Politics

Although these events may appear to be nothing more than the internal machinations of the party machine, in truth they could be key to Wales’ future.

This is ultimately laying the groundwork for the fight to succeed Carwyn Jones as First Minister.

Responses from politicians back in November provided an indication of this, as Carwyn Jones and Lynne Neagle accepted the decision as the right one in maintaining the balance between politicians, members, and the Unions.

Carwyn Jones’ line on the matter was that it would be unwise to change a system “in the teeth” of opposition from part of the “Labour family” and that it served them well in the past.

Presumably, this is a past that included the controversial election of Alun Michael through that very same system.

There’s little wonder that the situation has been characterized in some quarters as the Party’s elite frustrating the aims of its membership.

The left-wing of the party, naturally, will favour the system that put their faction in charge of the party at the UK level.

Mike Hedges AM, one of the more prominent left-wingers, has been vocal in questioning the decision from the outset.

Under OMOV, the left-wing would have a huge influence on the vote due to the sheer numbers who have joined to support Jeremy Corbyn.

Some (including the editor of this site!) have expressed their skepticism regarding Momentum’s interest in Wales, but this overlooks the complexity of the situation.

Many of these supporters have become part of Welsh Labour Grassroots, a pre-existing left-wing group that has become ‘Momentum’s home in Wales’.

These people have brought a great deal of impetus to parts of the Labour Party – and played no small part on the ground in returning such a healthy vote and victories such as Cardiff North in the 2017 General Election.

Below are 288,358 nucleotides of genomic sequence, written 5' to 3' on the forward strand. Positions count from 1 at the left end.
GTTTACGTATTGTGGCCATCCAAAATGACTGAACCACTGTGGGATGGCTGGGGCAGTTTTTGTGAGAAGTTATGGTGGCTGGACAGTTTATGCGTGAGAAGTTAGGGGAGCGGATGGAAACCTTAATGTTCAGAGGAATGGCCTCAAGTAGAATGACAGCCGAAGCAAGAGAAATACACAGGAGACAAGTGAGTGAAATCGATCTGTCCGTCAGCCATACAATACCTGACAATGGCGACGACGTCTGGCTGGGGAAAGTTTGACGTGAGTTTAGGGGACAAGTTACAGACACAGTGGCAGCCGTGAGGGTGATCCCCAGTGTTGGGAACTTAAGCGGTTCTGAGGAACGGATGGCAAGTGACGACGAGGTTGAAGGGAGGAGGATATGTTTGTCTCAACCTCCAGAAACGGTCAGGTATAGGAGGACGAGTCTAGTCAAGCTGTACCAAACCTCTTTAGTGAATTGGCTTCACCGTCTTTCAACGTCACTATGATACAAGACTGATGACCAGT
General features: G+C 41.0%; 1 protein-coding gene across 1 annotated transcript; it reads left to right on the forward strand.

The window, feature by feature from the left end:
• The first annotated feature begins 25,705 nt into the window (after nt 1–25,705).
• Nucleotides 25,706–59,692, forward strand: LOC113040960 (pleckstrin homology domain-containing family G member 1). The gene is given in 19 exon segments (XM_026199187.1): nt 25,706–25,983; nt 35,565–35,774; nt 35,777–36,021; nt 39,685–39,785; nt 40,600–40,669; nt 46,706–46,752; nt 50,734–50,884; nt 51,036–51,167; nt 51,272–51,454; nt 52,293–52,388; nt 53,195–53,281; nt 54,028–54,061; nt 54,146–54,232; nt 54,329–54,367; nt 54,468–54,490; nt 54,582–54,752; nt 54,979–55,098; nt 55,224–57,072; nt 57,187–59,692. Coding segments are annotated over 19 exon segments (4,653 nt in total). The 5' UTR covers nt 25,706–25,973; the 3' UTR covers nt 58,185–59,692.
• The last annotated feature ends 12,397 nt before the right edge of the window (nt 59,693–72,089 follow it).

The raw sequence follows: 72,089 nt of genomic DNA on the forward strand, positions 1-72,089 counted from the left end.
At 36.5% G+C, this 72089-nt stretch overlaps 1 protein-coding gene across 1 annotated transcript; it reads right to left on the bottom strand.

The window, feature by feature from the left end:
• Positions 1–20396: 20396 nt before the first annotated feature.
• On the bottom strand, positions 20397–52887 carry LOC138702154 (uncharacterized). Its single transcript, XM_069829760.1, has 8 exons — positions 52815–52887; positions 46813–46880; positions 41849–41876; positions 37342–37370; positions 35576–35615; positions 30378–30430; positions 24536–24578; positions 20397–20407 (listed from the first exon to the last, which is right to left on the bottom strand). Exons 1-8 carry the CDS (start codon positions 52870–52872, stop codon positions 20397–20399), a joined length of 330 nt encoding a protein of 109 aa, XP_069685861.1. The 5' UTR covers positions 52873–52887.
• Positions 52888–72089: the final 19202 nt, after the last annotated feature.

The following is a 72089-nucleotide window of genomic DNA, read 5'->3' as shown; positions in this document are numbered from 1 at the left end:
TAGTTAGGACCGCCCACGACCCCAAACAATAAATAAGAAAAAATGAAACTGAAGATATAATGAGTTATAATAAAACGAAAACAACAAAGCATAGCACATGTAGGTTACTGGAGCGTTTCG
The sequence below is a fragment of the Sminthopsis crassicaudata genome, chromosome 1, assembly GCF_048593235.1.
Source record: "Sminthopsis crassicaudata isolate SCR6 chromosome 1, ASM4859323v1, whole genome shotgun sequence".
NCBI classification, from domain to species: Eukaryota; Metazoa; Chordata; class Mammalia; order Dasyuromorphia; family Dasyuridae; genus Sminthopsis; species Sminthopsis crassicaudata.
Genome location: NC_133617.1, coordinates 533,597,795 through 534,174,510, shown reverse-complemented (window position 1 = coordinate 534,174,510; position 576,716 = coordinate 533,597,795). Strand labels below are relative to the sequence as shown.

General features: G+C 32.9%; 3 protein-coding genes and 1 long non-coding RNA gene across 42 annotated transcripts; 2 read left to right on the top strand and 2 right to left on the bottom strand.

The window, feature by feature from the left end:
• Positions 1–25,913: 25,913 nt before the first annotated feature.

But gaining influence on a party as well entrenched and as well organized as Welsh Labour is not easy, a factor perhaps underappreciated by those asking where Corbyn’s influence in Wales is.

The OMOV vote is in some sense the sharp end of these endeavours; everyone knows that to get a leader elected that reflects the new left-wing politics will be less likely, if the system of electoral colleges remains in place.

It is, therefore, no exaggeration to say that a great deal hangs in the balance for both the party and the country.

Blow

What will it tell us about Welsh Labour if they persist in their current policy of making OMOV a WEC decision, in the face of popular opposition in the party?

It may confirm or substantiate the view of the party that is gaining more and more currency: that far from representing Wales’ proudly left-wing tradition, embodied in figures such as Aneurin Bevan, it is a centrist, technocratic operation that has very little real politics to offer.

It will no doubt make the case easier for those stauncher critics who claim it is the establishment party that serves the ambitions of its Assembly Members, more than it does its supporters or the people of Wales.

For those on the left of the party, it will be quite a blow, confirming the suspicion that Welsh Labour has no intention of cleaving to the more radical agenda of Corbyn’s Labour –shattering any remaining sense of the party as being the radical force of Welsh labourism it was once supposed to be.

Such is the current tendency towards centrism here that it leaves in grave doubt any potential legacy of Rhodri Morgan’s vision of ‘clear red water’.

People will quibble that Corbyn – a follower of Tony Benn and the so-called ‘hard left’ – represents a tradition in the British Party that has little to do with the left-wing politics of Bevan and his ilk.

However, it seems difficult to deny that the type of policies advocated by the current party are aligned with the public political culture of the left, and a great deal of the wider population, in Wales.

Their manifesto certainly did them no harm in Wales in 2017

What next?

There are wider questions here to be asked of what the Welsh Labour leadership thinks it is doing in terms of its agenda, but it may be worth ending by pondering the potential fallout.

By rejecting OMOV the party would be self-consciously standing in the way of the possibility of the Welsh membership exerting its will and driving Labour towards a more radical programme – that one suspects would be aligned with the desire of the majority of Labour voters in Wales.

Should the WEC decision stand, it could have serious consequences.

Not only will it be a summary rejection of the voice of the CLPs that will weaken any potential leader, it will also elicit a reaction from the thousands of new recruits who have come in through Corbyn’s leadership – and who will be feeling frustrated by the fact they can’t do anything more.

Faced with a future of having to tow the line with a leader and a politics they don’t believe in, one possible conclusion from this powerful, grassroots constituency could be that a new Labour party of a different kind is what Wales needs.